While industrial livestock production involves a remarkably wide array of bad practices, a few manage to extend beyond mere imprudence into the realm of Total Insanity. For instance, the reckless abuse of antibiotics for growth promotion. Or the construction of uncovered multimillion-gallon cesspools for storing livestock manure in residential areas. Or, of course, feeding arsenic to animals raised for food.
Today, researchers at the Johns Hopkins Center for a Livable Future published a study in the scientific journal Environmental Health Perspectives that provided further evidence of the risks associated with the use of arsenicals in animal agriculture. Just in case anyone still needed convincing (Ahem! FDA, Pfizer and industrial chicken magnates). The study, which involved analysis of chicken breast samples purchased at grocery stores in 10 cities across the US, revealed that chickens likely raised with arsenic-based drugs yield meat that has higher levels of inorganic arsenic, a known carcinogen that has also been associated with cardiovascular disease, type 2 diabetes, cognitive deficits and adverse pregnancy outcomes.
Why would anyone feed arsenic to chickens?
While you and I might associate arsenic only with the plotlines of old who-done-it novels in which affluent elderly gentlemen are slowly poisoned by long-suffering caretakers or disgruntled relatives, its use by industrial chicken producers is anything but fiction. Back in the 1940s, producers started using arsenicals to promote growth, treat disease and improve meat pigmentation. The practice eventually became standard; according to industry estimates, by 2010, 88% of all chickens raised for human consumption in the US were given the arsenic-based drug roxarsone. (And – fun fact – we raise about 9 billion chickens for meat every year.)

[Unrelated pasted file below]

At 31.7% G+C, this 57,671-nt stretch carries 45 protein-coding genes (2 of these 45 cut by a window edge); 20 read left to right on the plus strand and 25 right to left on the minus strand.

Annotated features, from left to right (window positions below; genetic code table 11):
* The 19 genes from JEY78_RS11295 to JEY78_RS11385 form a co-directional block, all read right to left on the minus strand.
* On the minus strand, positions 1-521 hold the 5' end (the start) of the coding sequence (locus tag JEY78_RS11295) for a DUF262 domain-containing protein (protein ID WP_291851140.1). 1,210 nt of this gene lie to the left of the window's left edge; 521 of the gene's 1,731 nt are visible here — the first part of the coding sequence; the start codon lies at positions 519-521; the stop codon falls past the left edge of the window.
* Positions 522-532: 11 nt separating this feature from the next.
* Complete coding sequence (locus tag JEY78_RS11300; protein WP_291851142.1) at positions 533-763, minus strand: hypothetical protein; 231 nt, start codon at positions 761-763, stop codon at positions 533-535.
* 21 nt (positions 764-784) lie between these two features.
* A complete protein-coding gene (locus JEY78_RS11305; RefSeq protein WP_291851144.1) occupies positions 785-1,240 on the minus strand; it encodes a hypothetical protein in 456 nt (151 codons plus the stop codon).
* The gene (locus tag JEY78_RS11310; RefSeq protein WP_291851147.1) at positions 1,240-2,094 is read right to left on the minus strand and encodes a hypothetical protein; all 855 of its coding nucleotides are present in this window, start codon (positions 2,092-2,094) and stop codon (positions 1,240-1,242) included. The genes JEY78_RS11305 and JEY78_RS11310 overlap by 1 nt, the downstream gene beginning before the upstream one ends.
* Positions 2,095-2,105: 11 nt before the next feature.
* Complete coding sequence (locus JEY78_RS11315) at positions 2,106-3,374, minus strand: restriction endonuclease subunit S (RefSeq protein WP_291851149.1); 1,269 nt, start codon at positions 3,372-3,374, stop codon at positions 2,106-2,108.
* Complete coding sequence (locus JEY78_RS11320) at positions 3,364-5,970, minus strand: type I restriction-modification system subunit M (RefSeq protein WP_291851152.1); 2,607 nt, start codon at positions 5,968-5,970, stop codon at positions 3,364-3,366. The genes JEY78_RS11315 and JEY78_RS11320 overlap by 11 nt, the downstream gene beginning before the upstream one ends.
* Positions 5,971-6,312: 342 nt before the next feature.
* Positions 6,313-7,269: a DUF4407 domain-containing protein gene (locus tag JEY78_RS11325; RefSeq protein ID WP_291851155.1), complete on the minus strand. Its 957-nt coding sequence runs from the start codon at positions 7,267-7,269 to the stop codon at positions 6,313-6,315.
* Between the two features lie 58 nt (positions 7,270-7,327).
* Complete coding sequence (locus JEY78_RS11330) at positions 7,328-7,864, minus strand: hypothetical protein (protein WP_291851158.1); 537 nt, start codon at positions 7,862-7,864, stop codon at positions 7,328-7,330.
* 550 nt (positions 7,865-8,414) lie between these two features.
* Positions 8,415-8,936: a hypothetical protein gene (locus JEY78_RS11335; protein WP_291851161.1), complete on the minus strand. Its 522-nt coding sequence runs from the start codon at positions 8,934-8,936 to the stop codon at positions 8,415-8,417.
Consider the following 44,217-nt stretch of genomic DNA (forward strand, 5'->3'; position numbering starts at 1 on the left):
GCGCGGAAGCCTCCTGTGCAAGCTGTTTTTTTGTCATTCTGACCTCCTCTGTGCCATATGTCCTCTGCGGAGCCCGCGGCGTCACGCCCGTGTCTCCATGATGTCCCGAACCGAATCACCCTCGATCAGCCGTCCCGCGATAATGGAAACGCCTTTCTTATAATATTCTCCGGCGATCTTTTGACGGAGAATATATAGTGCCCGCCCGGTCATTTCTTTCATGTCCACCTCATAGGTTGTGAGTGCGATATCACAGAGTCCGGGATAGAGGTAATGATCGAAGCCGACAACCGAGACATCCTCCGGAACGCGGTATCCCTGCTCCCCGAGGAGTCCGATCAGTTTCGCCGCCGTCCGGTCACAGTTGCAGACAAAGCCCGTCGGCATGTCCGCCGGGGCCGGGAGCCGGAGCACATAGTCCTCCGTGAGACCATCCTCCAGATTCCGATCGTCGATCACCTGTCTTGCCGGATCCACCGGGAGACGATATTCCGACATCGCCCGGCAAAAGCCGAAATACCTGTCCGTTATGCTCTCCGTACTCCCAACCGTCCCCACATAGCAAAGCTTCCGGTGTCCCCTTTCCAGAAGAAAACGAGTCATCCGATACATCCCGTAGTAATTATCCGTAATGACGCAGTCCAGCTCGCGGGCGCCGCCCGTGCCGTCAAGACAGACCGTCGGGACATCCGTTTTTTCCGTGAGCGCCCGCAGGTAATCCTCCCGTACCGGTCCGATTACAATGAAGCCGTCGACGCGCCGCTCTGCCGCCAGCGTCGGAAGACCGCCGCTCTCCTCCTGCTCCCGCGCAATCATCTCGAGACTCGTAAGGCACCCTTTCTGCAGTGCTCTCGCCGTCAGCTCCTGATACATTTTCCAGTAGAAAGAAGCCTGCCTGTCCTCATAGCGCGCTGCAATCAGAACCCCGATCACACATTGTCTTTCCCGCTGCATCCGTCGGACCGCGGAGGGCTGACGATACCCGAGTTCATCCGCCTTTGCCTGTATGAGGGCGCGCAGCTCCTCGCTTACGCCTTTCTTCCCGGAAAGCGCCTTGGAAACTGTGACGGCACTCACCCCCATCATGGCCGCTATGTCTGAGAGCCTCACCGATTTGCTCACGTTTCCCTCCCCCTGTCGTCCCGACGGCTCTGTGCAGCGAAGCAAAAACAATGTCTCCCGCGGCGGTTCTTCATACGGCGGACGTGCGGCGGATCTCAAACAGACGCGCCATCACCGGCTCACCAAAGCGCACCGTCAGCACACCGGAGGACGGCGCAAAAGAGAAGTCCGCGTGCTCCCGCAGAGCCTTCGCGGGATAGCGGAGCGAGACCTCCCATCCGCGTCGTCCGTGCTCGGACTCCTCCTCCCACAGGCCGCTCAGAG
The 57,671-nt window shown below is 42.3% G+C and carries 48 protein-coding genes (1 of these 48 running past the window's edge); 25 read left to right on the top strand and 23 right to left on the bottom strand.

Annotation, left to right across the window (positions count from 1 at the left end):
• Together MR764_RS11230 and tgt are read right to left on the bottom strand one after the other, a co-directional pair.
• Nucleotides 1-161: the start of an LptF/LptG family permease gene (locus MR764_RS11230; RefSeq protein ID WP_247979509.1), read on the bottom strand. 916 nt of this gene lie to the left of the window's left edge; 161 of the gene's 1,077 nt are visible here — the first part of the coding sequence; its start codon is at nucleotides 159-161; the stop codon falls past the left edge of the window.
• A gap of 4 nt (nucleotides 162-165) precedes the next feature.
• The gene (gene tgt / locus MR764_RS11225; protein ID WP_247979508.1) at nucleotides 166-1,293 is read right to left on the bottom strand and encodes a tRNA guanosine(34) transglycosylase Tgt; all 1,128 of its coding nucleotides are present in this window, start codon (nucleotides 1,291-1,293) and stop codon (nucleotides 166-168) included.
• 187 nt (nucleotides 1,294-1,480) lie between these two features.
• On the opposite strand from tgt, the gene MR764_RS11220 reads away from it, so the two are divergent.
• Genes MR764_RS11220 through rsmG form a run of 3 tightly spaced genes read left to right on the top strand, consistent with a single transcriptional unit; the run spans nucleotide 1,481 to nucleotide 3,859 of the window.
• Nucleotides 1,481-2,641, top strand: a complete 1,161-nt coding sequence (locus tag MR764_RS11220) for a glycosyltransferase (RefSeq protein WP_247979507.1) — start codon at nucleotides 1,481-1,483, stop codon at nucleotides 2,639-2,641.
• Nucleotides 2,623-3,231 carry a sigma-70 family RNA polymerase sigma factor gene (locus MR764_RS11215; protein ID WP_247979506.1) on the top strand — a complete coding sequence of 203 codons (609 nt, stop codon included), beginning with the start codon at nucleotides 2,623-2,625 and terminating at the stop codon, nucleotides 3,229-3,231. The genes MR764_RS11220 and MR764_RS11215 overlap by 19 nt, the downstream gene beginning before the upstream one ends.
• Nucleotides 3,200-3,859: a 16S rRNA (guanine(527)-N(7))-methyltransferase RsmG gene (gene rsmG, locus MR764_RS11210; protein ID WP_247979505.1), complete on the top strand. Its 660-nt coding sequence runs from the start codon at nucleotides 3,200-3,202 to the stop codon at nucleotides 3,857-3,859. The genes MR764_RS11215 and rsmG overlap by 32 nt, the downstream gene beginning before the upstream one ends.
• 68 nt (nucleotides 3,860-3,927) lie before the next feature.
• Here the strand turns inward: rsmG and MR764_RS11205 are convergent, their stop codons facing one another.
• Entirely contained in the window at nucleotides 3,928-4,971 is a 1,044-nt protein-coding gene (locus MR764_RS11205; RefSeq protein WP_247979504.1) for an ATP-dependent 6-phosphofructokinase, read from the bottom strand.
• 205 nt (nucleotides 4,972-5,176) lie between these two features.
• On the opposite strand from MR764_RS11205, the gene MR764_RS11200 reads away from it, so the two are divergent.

Although pharmaceutical giant Pfizer voluntarily pulled roxarsone from the US market in 2011, it can still sell the drug abroad – and other than the sort of basic commitment to social responsibility that big players in the industrial livestock sector love to advertise yet incessantly avoid, there’s nothing stopping Pfizer from reintroducing roxarsone to the US market (i.e., the FDA hasn’t actually banned its use). Moreover, Pfizer still sells nitarsone, another arsenical drug similar to roxarsone.
What happens to the arsenic fed to chickens?
Turns out that when you feed arsenical drugs to livestock, the arsenic doesn’t just magically disappear. Instead, trace amounts of arsenic fed to chicken are excreted in their manure – and when hundreds of thousands of chickens are raised on a factory farm year after year, the arsenic can accumulate pretty quickly, eventually contaminating soil, groundwater and surface waters.
But not all the arsenic is excreted in manure; some portion also ends up in the poultry meat that US consumers eat every day. The newly published CLF study is the first to quantify concentrations of specific forms of arsenic (most notably inorganic arsenic) within chicken meat, and the first to directly compare arsenic concentrations in meat samples from birds likely raised with arsenical drugs to samples from chickens raised without these drugs.